The premier said that the scale, scope and complexity of national security is transforming and the creation of the new unit would provide Cayman with a modern border control agency. He said there was considerable interest in the region over what Cayman was doing, so the implementation would be watched closely. 

The premier rejected the idea of putting a mandatory provision in the law requiring the director’s post to be reserved for Caymanians only. He said succession planning would ensure that when the current holder leaves the post, there will be a qualified Caymanian ready to take his place. The idea of amending the legislation to enforce that was raised by independent MLA Kenneth Bryan (GTC) during the debate on the legislation, but McLaughlin said he did not want anyone to say those leading the agency were only there because they were local.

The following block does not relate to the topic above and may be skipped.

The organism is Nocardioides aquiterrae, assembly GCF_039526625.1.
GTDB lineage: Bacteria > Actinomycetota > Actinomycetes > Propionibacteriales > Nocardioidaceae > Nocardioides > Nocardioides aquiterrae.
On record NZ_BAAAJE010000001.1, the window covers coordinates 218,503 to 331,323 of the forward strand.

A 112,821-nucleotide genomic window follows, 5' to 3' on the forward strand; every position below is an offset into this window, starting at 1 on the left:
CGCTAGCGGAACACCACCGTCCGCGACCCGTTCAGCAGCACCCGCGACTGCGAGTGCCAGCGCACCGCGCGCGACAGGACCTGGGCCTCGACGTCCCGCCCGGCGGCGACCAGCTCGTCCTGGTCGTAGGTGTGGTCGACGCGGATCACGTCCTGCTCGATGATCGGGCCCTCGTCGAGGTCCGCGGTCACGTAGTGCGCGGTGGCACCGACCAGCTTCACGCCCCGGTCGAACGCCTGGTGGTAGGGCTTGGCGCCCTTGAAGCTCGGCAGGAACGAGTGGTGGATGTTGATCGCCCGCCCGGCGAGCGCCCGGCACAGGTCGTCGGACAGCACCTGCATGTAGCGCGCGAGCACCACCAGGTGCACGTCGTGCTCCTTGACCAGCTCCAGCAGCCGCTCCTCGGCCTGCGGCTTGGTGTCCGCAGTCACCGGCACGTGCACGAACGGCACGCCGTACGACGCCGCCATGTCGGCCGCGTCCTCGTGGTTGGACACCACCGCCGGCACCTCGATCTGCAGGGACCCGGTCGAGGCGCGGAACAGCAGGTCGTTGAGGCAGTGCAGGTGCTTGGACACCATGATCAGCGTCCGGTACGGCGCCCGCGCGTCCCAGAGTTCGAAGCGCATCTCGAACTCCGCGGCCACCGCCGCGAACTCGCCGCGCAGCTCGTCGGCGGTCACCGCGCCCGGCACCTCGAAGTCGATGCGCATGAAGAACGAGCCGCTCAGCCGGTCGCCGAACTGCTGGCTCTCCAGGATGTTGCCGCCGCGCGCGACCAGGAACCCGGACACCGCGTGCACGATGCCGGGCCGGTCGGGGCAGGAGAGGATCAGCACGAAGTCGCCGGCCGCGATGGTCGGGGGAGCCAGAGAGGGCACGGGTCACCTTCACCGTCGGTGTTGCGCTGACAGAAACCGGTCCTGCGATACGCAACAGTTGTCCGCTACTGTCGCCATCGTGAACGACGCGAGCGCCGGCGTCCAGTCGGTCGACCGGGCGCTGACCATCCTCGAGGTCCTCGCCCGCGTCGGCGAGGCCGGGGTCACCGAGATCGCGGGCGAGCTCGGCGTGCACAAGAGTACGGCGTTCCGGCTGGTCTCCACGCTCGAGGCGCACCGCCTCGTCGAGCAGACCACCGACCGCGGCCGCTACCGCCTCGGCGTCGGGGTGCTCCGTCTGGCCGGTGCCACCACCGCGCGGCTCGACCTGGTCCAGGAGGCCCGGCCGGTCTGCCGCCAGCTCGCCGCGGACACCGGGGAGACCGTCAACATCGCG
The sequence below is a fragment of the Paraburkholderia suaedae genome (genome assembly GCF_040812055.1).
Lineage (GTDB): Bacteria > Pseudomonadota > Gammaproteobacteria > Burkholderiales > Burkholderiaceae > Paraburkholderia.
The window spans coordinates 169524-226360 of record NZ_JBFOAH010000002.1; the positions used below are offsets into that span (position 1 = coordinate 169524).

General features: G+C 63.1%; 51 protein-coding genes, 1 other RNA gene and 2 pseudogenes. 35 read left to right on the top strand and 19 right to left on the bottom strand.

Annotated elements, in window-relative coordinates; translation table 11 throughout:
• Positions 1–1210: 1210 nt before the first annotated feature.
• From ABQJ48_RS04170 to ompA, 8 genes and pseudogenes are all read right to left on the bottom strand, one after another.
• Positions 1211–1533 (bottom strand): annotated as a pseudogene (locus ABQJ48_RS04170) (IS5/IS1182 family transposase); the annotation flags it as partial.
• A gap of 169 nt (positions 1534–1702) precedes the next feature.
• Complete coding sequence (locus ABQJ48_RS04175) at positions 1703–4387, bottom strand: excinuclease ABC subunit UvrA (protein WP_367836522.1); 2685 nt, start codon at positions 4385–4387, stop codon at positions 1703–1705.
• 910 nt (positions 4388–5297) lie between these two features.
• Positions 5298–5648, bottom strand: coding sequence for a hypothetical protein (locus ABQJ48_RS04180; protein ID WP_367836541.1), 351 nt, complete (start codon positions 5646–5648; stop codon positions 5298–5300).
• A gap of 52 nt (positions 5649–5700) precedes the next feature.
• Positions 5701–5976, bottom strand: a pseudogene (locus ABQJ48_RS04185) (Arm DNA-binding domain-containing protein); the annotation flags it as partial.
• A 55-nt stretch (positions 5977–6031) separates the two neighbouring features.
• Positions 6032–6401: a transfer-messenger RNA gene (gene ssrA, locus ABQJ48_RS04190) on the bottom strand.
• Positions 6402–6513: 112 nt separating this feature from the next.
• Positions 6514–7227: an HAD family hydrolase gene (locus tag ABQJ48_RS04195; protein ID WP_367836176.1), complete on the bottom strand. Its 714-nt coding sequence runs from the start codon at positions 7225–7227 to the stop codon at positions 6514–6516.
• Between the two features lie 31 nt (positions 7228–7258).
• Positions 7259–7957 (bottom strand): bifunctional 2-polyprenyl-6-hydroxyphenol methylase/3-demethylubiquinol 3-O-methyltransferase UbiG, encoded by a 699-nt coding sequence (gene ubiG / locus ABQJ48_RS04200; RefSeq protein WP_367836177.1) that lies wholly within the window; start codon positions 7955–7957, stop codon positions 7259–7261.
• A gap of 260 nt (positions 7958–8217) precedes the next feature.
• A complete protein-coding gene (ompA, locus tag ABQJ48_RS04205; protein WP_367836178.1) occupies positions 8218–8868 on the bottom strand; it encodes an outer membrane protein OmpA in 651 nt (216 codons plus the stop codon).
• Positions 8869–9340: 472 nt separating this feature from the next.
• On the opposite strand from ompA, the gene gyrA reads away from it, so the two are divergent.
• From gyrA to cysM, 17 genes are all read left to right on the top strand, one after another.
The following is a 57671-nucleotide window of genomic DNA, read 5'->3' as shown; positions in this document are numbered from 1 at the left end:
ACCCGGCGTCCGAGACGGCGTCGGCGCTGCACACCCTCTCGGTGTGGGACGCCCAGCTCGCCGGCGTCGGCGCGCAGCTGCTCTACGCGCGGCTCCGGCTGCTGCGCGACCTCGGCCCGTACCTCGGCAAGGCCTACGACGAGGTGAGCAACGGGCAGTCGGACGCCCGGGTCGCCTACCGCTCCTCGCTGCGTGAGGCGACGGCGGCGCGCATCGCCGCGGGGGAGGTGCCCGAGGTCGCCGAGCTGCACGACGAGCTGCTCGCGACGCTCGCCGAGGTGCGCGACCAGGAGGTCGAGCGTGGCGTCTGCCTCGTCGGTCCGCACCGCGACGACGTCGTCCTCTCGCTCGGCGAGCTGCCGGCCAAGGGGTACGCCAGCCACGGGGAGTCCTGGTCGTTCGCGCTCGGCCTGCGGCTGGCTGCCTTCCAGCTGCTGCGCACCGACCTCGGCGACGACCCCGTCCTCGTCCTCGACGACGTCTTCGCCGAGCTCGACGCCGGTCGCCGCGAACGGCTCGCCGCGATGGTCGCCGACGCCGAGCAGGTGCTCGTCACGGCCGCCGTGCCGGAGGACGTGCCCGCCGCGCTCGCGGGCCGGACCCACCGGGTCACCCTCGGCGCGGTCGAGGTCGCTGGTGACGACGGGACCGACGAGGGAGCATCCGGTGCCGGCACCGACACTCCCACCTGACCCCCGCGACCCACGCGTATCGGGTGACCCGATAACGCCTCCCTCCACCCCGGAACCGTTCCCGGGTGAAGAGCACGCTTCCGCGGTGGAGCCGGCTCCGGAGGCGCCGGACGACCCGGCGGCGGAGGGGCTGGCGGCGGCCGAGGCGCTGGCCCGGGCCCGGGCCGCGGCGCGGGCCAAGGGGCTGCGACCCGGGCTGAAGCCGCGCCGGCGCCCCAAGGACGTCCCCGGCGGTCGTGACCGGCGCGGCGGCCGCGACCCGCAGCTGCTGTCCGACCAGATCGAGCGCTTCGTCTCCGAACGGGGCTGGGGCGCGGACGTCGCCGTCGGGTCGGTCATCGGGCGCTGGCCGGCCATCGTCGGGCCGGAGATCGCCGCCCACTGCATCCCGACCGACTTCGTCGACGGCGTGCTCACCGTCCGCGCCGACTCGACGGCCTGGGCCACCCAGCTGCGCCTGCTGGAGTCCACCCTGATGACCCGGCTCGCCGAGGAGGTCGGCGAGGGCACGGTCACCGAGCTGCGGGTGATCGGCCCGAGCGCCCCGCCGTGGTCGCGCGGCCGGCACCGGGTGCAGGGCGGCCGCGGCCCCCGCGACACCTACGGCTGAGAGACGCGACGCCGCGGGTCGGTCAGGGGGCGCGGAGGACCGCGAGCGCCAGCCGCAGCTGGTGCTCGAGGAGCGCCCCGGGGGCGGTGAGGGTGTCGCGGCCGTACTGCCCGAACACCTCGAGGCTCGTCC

“We are confident that the cadre of officers are already good enough to ensure, with succession planning and training, there will be a wide pool of Caymanians to choose from when, a long time from now, the current director moves on,” he said.

Charles Clifford, the current collector of customs, has been appointed as director of the new Customs and Border Control Agency and is expected to stay in the post for several more years to come. However, with the merger of his own department and immigration enforcement, he will inherit a team that is almost exclusively Caymanian, including all of the deputies heading up the various internal departments of the new agency.